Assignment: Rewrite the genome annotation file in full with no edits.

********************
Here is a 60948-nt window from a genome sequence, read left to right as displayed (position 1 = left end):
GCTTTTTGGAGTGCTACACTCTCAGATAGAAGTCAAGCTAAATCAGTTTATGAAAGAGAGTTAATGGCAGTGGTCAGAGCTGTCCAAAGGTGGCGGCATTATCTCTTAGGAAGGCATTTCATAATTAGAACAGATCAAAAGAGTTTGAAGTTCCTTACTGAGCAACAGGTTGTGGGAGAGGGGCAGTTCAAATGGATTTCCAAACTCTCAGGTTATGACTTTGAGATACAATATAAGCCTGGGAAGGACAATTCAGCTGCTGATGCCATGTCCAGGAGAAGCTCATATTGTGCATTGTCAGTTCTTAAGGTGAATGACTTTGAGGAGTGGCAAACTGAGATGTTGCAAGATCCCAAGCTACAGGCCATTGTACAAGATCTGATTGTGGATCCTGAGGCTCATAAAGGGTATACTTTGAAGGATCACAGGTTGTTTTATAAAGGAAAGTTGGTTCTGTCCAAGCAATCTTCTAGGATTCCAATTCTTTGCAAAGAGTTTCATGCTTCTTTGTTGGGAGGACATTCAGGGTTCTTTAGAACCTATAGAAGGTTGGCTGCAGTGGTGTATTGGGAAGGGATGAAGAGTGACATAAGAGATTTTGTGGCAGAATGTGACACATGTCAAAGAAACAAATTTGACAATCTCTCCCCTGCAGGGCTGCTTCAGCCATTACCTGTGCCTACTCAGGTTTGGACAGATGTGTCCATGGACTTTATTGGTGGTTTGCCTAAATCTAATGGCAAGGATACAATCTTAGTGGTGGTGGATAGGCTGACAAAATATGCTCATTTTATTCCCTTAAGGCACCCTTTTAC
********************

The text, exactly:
Here is a 60948-nt window from a genome sequence, read left to right as displayed (position 1 = left end):
GCTTTTTGGAGTGCTACACTCTCAGATAGAAGTCAAGCTAAATCAGTTTATGAAAGAGAGTTAATGGCAGTGGTCAGAGCTGTCCAAAGGTGGCGGCATTATCTCTTAGGAAGGCATTTCATAATTAGAACAGATCAAAAGAGTTTGAAGTTCCTTACTGAGCAACAGGTTGTGGGAGAGGGGCAGTTCAAATGGATTTCCAAACTCTCAGGTTATGACTTTGAGATACAATATAAGCCTGGGAAGGACAATTCAGCTGCTGATGCCATGTCCAGGAGAAGCTCATATTGTGCATTGTCAGTTCTTAAGGTGAATGACTTTGAGGAGTGGCAAACTGAGATGTTGCAAGATCCCAAGCTACAGGCCATTGTACAAGATCTGATTGTGGATCCTGAGGCTCATAAAGGGTATACTTTGAAGGATCACAGGTTGTTTTATAAAGGAAAGTTGGTTCTGTCCAAGCAATCTTCTAGGATTCCAATTCTTTGCAAAGAGTTTCATGCTTCTTTGTTGGGAGGACATTCAGGGTTCTTTAGAACCTATAGAAGGTTGGCTGCAGTGGTGTATTGGGAAGGGATGAAGAGTGACATAAGAGATTTTGTGGCAGAATGTGACACATGTCAAAGAAACAAATTTGACAATCTCTCCCCTGCAGGGCTGCTTCAGCCATTACCTGTGCCTACTCAGGTTTGGACAGATGTGTCCATGGACTTTATTGGTGGTTTGCCTAAATCTAATGGCAAGGATACAATCTTAGTGGTGGTGGATAGGCTGACAAAATATGCTCATTTTATTCCCTTAAGGCACCCTTTTAC